Broadway Bound

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This article is about the play. For the film based on the play, see Broadway Bound (film).

Broadway Bound is a semi-autobiographical play by Neil Simon. It is the last chapter in his Eugene trilogy, following Brighton Beach Memoirs and Biloxi Blues.

Plot overview[edit]

The play is about Eugene and his older brother, Stanley, dealing with their parents' relationship falling apart as the brothers work together toward being comedy writers for the radio, and, eventually, television. They discover that their father, Jack, has been cheating on their mother, Kate. It is obvious to the family before Jack even admits it, and they try to find ways for Kate to cope with the loss when Jack may eventually leave. Jack reveals that the woman he has been seeing is dying.

When Eugene and Stanley find a job where they can write short comedic skits for the radio, they obscurely make fun of their own family. Jack can hear the similarities between the fictional family in the broadcast and their own family, and becomes outraged. He gets into a major argument with Stanley, which turns into an argument about Jack's affair. Later, Kate holds a nostalgic conversation with Eugene, revealing how she had tried to win his father's heart when she was younger.

Eventually, Jack leaves. Stanley and Eugene move out when they get the great offers for which they'd hoped. Kate remains in the house with her father, Ben (an elderly Jewish man with socialist leanings who provides the play with most of its warmth and humor), until Ben goes to follow his wife to Miami.

Production history[edit]

The play premiered at Duke University's Reynolds Theater[1] on October 6, 1986. Simon has indicated that the smaller premiere venue took pressure off trying to please the critics.[2]

The play opened on Broadway at the Broadhurst Theatre on December 4, 1986 and closed on September 25, 1988 after 756 performances. Produced by Emanuel Azenberg and directed by Gene Saks, the cast starred Linda Lavin as Kate, Jonathan Silverman as Eugene, Jason Alexander as Stanley, Phyllis Newman as Blanche and John Randolph as Jack.[3] Joan Rivers took over the role of Kate for the play's final months on Broadway.[4]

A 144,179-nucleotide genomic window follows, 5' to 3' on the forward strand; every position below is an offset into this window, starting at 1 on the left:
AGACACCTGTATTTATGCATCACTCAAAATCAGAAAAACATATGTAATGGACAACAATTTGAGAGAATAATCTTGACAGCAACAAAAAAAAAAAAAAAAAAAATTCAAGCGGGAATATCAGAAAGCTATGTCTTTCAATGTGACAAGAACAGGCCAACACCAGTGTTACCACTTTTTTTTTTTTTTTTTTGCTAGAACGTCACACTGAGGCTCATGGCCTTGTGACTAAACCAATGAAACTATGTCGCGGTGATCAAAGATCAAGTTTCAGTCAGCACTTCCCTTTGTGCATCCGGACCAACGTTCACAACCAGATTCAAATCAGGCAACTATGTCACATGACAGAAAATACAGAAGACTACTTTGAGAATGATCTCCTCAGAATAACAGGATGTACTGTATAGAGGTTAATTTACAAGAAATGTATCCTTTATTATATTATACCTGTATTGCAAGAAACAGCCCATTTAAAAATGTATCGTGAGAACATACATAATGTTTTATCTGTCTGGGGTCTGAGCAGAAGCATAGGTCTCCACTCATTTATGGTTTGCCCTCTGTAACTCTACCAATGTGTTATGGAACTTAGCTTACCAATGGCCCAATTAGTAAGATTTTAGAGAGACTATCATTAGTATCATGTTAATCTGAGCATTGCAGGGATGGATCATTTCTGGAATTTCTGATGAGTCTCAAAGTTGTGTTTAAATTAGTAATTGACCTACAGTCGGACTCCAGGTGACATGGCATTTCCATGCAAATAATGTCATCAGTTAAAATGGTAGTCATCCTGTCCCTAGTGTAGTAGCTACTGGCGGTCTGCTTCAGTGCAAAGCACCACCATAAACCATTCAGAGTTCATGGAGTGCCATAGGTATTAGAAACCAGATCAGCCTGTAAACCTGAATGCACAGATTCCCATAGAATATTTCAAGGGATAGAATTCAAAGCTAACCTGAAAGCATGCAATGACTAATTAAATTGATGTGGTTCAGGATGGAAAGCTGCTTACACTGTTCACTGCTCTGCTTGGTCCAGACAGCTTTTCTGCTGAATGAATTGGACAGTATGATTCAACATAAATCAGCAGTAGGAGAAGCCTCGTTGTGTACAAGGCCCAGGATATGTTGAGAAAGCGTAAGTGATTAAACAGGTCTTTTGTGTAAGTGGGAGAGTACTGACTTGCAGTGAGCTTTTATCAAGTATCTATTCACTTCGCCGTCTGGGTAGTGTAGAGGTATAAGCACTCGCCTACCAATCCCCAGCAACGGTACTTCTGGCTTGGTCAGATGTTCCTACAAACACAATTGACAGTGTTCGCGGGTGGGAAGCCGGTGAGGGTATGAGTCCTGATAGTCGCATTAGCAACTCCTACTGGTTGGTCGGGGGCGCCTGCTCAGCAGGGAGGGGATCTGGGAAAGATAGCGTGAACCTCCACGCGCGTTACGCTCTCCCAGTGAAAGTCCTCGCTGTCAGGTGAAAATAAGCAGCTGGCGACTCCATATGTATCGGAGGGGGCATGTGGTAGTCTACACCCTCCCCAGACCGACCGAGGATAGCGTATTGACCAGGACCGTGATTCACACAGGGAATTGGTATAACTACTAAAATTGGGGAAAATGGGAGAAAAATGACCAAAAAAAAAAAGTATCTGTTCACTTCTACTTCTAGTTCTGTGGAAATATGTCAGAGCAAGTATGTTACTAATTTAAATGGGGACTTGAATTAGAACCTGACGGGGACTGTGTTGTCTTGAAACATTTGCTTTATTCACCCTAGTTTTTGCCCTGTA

The play received four Tony Award nominations, including Best Play, Linda Lavin (Lead Actress, Play), Phyllis Newman (Featured Actress, Play), and John Randolph (Featured Actor, Play).[5] Linda Lavin won as Best Actress in a Play and John Randolph won as Best Featured Actor in a Play.[6] It received four nominations for the Drama Desk Award, with Lavin and Randolph winning.

It also was a 1987 finalist for the Pulitzer Prize for Drama.[7]

A Broadway revival, directed by David Cromer, was scheduled to open in November 2009 (previews) at the Nederlander Theatre, running in repertory with Brighton Beach Memoirs. The announced cast included Laurie Metcalf as Kate Jerome, Dennis Boutsikaris as Jack Jerome, Santino Fontana as Stanley Jerome, Jessica Hecht as Blanche, Josh Grisetti as Eugene Jerome and Allan Miller as Ben. However, Brighton Beach Memoirs closed on November 1, 2009 due to weak ticket sales and the planned production of Broadway Bound was canceled.[8]

Film adaptation[edit]

Broadway Bound was adapted into a television movie in 1992. The film was directed by Paul Bogart with the screenplay written by Neil Simon. The cast starred Anne Bancroft (Kate), Hume Cronyn (Ben), Jerry Orbach (Jack), Jonathan Silverman (Stan) and Corey Parker (Eugene).[9][10] Cronyn won a 1992 Primetime Emmy Award for Outstanding Supporting Actor in a Miniseries or a Movie for his role in the film.[11]

Reception[edit]

Frank Rich, in his review for The New York Times wrote: " Broadway Bound contains some of its author's most accomplished writing to date – passages that dramatize the timeless, unresolvable bloodlettings of familial existence as well as the humorous conflicts one expects. But the seamless merging of laughter, character and emotion that ignited Biloxi Blues is only intermittently achieved here. There are stretches, especially in Act I, when Broadway Bound isn't funny or moving but just reportorial and expository, with plot twists and thematic invocations piling up undigested, like the heavier courses at an attenuated Passover seder."[3]

References[edit]

  1. ^ "Theater Previews History" theaterstudies.duke.edu, accessed April 10, 2012
  2. ^ 1990 interview with Simon by Judith Michaelson of the Los Angeles Times
  3. ^ a b Rich, Frank. "Theater: Simon's 'Broadway Bound' " The New York Times, December 5, 1986
  4. ^ "'Broadway Bound' to Close" The New York Times (abstract), September 20, 1988
  5. ^ Blau, Eleanor. "2 Musicals Lead Tony Nominations" The New York Times (abstract), May 12, 1987, p. C15
  6. ^ Gerard, Jeremy. " 'Les Miserables' And 'Fences' Win Top Tonys" The New York Times (abstract), June 8, 1987
  7. ^ "Drama Winners and Finalists" pulitzer.org, accessed April 10, 2012
  8. ^ Jones, Kenneth."Broadway's Neil Simon Plays Will Close Nov. 1" playbill.com, October 31, 2009
  9. ^ Erickson, Hal. Broadway Bound (1992)" movies.nytimes.com, accessed April 10, 2012
  10. ^ Curry, Pat. "Simon`s Play Is Tv Bound" sun-sentinel.com, March 23, 1992
  11. ^ The Complete Directory to Prime Time Network and Cable TV Shows 1946-Present. Ballantine Books. 2003. p. 1442. ISBN 0-345-45542-8. 

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